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Brooklyn, NY

Handwritten is a place and space for pen and paper. We showcase things in handwriting, but also on handwriting. And so, you'll see dated letters and distant postcards alongside recent studies and typed stories. 

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Filtering by Tag: Processing

The Materials Matter

Brett Rawson


I am often asked, “What are you going to do with all of those?” in regards to my ever-amassing collection of notebooks.

The tone people adopt when they ask me registers as an accusation, or a warning that they’re going to turn me in to the reality show Hoarders’ producers and stage a televised intervention. True, the amount of notebooks I’ve accumulated makes moving daunting (the journals, both blank and filled-in, take up at least four standard file boxes, and are heavy). But these bound batches of scribbles mean the world to me. Because it isn’t just the words that matter — the content ranging from teen angst to amateur poetry to higher ed revelations — but the format. The tangibility. The way the words look on the page. The way my handwriting sometimes forms tight serpentine ribbons or grows looser and larger when tipsy or tired or both.

The materials matter; even the notebook choice tells a story. Moving chronologically, my notebooks upgrade in quality from flimsy composition notebooks (Harriet the Spy-grade Meads) or one-subject college ruled notebooks I also used for high school Trig, to those ubiquitous ribboned moleskines, or Germany’s analogue, the Leuchtturm, or even the notebook in which I composed this draft—a Stamford Notebook Co. lizard embossed cobalt beauty handbound in England.

The medium change means a few things: 1) I moved up one ladder rung in the service industry and could afford nicer products, 2) I was starting to take myself seriously as a writer, and each double-digit-$ notebook was an investment in that continued pursuit 3) other people were taking me seriously as a writer, and gifting me nice notebooks for holidays 4) I realized the paper quality, brightness, and thickness, all contributed to the actual look of the text.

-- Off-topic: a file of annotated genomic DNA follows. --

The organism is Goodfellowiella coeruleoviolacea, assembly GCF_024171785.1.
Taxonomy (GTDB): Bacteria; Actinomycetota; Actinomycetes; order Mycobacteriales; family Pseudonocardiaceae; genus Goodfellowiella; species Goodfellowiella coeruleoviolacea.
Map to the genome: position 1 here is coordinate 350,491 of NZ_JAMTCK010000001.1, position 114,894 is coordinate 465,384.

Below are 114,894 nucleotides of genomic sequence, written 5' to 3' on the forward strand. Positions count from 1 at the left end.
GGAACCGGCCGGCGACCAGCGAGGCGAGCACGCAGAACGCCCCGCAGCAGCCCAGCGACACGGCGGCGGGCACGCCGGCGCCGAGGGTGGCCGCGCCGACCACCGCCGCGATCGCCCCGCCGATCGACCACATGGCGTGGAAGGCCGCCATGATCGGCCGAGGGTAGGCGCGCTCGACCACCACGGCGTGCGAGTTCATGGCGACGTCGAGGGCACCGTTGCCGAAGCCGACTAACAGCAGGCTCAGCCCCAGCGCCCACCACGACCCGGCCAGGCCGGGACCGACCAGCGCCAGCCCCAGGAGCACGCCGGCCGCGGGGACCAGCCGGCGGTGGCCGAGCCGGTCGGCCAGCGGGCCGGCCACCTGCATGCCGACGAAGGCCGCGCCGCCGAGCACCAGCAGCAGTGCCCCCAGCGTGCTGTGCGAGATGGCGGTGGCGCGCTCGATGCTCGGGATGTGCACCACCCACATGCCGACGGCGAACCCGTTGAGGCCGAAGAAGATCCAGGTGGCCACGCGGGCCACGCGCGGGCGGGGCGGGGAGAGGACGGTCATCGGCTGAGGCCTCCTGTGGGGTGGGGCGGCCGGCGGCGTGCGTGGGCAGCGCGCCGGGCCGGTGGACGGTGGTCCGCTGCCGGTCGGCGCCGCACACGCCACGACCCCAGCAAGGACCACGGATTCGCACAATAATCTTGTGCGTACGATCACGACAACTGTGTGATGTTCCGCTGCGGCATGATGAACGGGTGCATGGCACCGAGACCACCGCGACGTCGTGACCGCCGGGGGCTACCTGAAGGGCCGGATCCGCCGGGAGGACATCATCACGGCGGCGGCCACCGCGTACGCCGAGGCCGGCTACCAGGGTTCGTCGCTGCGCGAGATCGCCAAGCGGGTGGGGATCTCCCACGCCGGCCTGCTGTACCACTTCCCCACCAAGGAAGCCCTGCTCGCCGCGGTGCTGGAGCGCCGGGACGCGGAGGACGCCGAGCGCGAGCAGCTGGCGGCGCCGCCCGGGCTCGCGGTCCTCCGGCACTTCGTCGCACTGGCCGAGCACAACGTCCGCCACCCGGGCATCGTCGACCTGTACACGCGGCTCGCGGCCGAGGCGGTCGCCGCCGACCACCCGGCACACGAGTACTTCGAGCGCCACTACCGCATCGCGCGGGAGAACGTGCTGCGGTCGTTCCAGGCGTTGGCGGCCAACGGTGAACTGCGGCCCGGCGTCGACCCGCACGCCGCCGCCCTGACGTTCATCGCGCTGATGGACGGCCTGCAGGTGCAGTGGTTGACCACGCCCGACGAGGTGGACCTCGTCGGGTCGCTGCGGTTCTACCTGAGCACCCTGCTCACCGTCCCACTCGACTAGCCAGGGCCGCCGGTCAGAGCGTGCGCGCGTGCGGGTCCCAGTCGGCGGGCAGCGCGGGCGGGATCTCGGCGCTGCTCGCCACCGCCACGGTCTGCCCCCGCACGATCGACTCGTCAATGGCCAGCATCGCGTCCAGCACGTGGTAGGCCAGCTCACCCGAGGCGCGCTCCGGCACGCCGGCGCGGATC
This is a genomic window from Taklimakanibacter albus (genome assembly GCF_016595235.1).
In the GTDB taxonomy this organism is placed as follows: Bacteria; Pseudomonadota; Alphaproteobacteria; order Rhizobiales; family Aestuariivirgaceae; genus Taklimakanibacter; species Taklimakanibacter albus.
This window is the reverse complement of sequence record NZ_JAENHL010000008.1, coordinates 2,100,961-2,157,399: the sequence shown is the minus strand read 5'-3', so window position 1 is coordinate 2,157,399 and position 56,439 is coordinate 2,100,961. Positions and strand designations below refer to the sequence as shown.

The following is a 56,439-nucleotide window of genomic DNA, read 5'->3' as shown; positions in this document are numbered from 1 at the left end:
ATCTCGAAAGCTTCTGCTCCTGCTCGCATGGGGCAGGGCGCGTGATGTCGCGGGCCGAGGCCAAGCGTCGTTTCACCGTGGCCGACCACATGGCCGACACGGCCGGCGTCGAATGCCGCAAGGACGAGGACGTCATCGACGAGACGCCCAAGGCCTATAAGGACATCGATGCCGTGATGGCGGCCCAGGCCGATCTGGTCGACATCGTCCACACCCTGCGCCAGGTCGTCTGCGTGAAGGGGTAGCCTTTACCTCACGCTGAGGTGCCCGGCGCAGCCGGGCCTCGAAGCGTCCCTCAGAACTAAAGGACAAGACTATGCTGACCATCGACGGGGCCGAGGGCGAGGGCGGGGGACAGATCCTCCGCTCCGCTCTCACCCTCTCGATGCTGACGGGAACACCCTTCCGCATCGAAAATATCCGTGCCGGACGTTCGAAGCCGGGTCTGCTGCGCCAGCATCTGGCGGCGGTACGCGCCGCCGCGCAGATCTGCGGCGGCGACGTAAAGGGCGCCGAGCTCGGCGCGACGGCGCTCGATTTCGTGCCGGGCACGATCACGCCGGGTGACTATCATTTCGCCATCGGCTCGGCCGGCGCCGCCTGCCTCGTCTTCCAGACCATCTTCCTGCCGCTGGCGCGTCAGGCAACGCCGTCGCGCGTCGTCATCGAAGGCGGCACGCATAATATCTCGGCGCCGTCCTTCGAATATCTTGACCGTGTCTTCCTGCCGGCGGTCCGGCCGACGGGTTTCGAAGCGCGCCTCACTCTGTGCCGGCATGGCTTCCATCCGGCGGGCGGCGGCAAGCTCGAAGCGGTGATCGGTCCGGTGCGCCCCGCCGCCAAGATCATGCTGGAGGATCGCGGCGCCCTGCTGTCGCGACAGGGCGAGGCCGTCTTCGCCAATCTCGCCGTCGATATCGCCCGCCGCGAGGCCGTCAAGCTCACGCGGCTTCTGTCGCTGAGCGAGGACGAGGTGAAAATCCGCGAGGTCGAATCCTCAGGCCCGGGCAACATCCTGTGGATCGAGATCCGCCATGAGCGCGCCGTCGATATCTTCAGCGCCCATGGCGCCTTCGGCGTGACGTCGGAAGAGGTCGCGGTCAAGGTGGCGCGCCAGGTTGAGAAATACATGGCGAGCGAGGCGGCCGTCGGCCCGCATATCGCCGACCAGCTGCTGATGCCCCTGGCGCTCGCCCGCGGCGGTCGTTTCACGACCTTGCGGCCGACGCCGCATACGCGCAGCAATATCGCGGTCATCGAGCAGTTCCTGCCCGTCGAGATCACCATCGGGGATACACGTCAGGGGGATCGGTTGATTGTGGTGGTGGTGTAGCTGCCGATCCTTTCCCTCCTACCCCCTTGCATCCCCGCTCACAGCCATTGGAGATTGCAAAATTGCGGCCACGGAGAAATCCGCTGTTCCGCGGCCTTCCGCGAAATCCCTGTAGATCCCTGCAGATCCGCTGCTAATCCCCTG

I began to appreciate the aesthetic of each individual journal entry, independent of the actual written content. 

My Telescope is Pointed in a Different Direction

Brett Rawson


As a kid, I preferred to cruise in crowds and tell stories in front of audiences. I didn't like to read or write. By eighth grade, I had left both far behind: my reading and writing levels were three years behind me. I remember my mother used to turn on the microwave timer for thirty minutes, pleading me to read, if not just look at, any book. I'd say of course, she'd walk away, and fifteen minutes later, I'd approach the microwave, and press five buttons one second apart, mimicking the end of the thirty minute session, and with not so much as a be back later, I'd be running down the street toward a cul-de-sac of activity.

But in between two rice paddies, around the age of twenty two, I discovered the wild noise and absurd worlds that existed inside me. By simply putting thoughts to paper, new universes of ideas came flowing forth. Each night, as I sank into these stories, I found a sense of relief in a new kind of silence: writing by hand. In the beginning, most were about the everyday, but I recall many faraway thoughts. I ran after each, even if it meant brushing up against a vanishing point. I didn't always make it back to where I began, but I also realized that wasn't the point. I was supposed to be, or perhaps get, lost. 

A decade later, my closet is the only one complaining about my now daily practice. The process itself is about processing, and during stretches of time when I am not handwriting enough, I feel the difference in my mind. The distraction, echoes, and pressures. They build up if I don't clean things out. There is continuity is all the connections: these kraft brown journals. I have a few that exhibit some decorations, but those are specifically journals I keep to write about writing. When I open up these covers, I walk inside an open. And in that undisclosed place, nothing has to make sense. 

Didn't we just discover a new planet? We're always discovering new planets. My telescope is just pointed in a different direction.